It’s time Girardi moves Aaron Judge down in Yankees' lineup

BOSTON — Just as he did with Aroldis Chapman for much of last week, Joe Girardi is trying to wish away his Aaron Judge problem, somehow convincing himself he’s not seeing what everybody else is seeing.

But as with Chapman, it’s clearly time to make a move for the good of the team, and the player as well, and get Judge out of the No. 3 spot in the lineup.

It’s not just that he’s hitting .170 since the All-Star break, or that on Sunday he extended his major league-record streak of striking out in 37 straight games by chasing an Addison Reed slider in his final at-bat.

That’s plenty of reason to move him down to, say, the No. 6 spot, but more to the point, for the first time during Judge’s fall from Superman status, I get the feeling it’s affecting him in a significant way.

For starters, after showing signs of breaking out, he’s once again missing some very hittable pitches, popping them up or fouling them off instead of driving them as he did in the first half of the season.

The result on Sunday was another 0-for-4 in the 5-1 loss to the Red Sox, which makes him 1-for-16 in his last four games, with very little hard contact.

And then there was a rare defensive mistake, as Mookie Betts fooled him into thinking he wasn’t tagging from second on a relatively shallow fly ball, but then broke for third and made it easily when Judge lobbed a throw in to the cut-off man.

Even Girardi admitted that’s the type of play to make you wonder if he’s in a bit of a daze because of his slump.

Aaron Judge has struck out in a major league-record 37 consecutive games.

Aaron Judge has struck out in a major league-record 37 consecutive games.

( Adam Hunger/USA Today Sports)

“That’s a legitimate question,” the manager said. “Do you question that maybe it is weighing on him a little bit? You try to get a feel for that.”

Nevertheless, Girardi said he plans to continue hitting Judge in the No. 3 spot, beginning again Tuesday in Detroit. He did soften his stance a bit from a day earlier, however, when he was firm and short in answering that question.

For one thing, Girardi admitted that he didn’t see good at-bats from Judge on Sunday. But he made the point that the Yankees don’t have a lot of hot hitters who would be obvious fits to replace Judge in the three-hole.

“Could I move him a spot or two?” he asked. “Yeah, but he’s still going to come up in big spots, I can tell you that.”

Perhaps, but the point is it could ease some pressure on Judge by moving him to sixth, just as Girardi finally concluded that moving Chapman out of the closer’s spot could do the same for him.

The manager says he has not seen signs Judge is feeling the weight of the slump, but he’s so mature and level-headed that he’s probably tough to read. As usual, the rookie answered all the questions for reporters after Sunday’s game, without a hint of irritation at repeatedly being asked to explain his failures.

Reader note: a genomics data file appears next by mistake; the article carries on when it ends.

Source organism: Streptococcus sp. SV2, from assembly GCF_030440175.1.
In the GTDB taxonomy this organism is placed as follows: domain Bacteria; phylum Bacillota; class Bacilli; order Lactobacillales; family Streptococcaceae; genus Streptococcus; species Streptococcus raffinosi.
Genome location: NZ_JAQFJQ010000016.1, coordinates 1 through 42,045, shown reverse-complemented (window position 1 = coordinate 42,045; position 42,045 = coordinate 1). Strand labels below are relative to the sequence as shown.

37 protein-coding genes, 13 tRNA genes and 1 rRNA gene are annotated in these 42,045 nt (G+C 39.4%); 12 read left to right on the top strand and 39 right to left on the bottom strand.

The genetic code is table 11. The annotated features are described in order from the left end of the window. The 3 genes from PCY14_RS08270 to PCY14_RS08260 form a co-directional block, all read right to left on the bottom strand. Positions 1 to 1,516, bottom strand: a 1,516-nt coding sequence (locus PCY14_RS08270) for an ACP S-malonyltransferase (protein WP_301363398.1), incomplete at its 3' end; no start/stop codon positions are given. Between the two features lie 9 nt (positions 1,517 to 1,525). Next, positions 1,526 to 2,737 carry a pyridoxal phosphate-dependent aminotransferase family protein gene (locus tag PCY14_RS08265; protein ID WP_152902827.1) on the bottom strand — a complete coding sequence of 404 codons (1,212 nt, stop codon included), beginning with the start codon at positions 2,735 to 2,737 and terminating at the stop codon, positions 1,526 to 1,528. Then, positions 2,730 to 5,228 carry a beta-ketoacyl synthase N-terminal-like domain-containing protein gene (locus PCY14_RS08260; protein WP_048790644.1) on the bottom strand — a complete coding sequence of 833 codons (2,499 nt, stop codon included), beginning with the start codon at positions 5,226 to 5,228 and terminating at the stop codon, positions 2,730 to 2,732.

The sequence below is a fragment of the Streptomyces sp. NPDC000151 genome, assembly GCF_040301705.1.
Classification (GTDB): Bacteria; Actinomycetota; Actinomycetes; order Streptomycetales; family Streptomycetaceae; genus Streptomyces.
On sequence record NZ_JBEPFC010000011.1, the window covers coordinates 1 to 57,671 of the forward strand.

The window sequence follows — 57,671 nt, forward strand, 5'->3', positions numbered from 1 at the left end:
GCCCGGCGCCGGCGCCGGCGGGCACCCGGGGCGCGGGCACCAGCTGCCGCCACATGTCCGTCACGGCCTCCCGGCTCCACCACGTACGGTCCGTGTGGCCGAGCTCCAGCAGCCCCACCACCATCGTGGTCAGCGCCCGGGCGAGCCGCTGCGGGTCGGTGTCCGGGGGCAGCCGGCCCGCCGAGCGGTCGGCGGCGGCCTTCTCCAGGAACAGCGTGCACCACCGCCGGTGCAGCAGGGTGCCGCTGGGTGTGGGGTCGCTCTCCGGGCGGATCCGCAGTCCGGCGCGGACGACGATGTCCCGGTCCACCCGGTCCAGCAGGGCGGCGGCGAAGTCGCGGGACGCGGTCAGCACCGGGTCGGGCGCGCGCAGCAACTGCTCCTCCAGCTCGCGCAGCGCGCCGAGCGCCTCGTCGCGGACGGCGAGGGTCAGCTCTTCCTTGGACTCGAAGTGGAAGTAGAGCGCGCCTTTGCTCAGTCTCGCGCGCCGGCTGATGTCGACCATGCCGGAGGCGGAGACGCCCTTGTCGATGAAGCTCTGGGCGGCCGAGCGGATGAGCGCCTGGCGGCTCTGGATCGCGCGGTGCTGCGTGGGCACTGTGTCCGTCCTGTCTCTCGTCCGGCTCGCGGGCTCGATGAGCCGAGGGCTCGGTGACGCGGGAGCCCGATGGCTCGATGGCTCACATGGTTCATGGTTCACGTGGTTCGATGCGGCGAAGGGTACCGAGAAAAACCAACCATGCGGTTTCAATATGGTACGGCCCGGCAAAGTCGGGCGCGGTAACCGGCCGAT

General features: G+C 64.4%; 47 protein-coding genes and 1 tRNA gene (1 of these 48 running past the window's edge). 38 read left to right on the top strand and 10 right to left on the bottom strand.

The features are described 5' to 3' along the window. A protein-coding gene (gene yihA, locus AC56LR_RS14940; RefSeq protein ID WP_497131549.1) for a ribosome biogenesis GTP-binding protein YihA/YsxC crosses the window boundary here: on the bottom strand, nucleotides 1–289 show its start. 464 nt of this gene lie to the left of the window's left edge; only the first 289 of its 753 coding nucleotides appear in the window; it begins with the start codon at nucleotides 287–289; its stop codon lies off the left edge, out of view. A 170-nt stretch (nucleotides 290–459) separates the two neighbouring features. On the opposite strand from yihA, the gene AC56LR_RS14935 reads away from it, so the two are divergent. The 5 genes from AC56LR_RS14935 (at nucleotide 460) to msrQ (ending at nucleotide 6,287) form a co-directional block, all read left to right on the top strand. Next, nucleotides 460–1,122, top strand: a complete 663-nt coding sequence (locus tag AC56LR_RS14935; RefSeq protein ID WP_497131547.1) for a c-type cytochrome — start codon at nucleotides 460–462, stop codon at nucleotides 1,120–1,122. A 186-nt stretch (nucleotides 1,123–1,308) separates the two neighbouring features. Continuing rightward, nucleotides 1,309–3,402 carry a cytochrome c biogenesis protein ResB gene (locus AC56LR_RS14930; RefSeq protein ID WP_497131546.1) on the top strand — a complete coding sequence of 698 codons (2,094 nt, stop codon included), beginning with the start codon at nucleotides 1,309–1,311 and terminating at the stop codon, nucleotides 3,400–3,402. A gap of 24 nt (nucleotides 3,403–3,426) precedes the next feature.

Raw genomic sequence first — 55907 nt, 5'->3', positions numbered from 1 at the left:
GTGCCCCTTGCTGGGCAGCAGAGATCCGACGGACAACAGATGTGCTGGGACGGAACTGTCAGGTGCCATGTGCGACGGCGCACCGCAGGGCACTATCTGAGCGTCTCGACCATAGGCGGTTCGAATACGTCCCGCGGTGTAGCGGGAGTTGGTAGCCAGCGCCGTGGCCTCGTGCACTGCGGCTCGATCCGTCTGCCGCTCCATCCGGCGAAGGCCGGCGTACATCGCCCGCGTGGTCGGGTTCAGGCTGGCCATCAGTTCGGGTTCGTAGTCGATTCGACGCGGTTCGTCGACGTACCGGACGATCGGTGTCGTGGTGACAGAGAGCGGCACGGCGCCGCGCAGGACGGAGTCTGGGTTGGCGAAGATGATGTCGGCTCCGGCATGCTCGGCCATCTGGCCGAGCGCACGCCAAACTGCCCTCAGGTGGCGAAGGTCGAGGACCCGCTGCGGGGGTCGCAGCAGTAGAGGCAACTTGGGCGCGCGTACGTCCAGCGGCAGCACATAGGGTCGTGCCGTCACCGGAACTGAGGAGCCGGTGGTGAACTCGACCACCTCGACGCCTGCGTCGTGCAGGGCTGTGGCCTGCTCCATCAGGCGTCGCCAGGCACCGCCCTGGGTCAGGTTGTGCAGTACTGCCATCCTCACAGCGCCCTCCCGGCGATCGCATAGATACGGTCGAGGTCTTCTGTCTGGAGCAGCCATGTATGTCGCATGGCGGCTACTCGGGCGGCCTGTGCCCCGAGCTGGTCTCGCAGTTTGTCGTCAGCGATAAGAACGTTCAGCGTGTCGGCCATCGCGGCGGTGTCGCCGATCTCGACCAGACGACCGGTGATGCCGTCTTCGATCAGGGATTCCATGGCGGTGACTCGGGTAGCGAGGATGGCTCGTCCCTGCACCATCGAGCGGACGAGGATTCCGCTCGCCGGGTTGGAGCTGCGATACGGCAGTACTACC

Yet I found it significant that, when asked if he felt he was letting the team down, Judge linked the question to his role as the No. 3 hitter.

No more than 7 images from any single MLB game, workout, activity or event may be used (including online and on apps) while that game, activity or event is in progress.

Judge has struggled since the All-Star break.

(Adam Glanzman/Getty Images)

“Yeah, I’m not getting the job done,” he said. “You want to be there. I’m the No. 3 hitter — I’ve gotta be that guy for the team. We talk about passing the baton (taking walks), and I trust the guys behind me, but as the No. 3 hitter I want to be the guy with runners on every single time.

“So it’s disappointing, but there’s nothing you can do about it. You can’t pout. You can’t cry. You keep working, and you move on.”

That sure sounds like a guy who feels some pressure hitting third. For that reason alone it’s worth moving him down in the lineup, which Girardi admitted could be similar to pulling Chapman from the closer’s role.

However, the manager said, “I have not gotten to that point yet. I’ve been saying I thought he made some adjustments, and having better at-bats. Maybe they weren’t today — I’ll have to look at it more closely.

“But we’ve been seeing some good pitching, too. He’s going to have his ups and downs like everybody else. I think he’s due for a good streak. And when he does it’s really going to help.”

Maybe Girardi will be proven right. I agree to the point that I think Judge will come out of this funk eventually and be fearsome again, one way or another, but right now I’m convinced he and the team would benefit from a change.

After all, every day is critical as the Yankees continue chasing the Red Sox. And just as Girardi eventually came around on Chapman, I wouldn’t be shocked if he thinks it over on Monday’s off day and tries something different on Tuesday.

At this point, how could it hurt?

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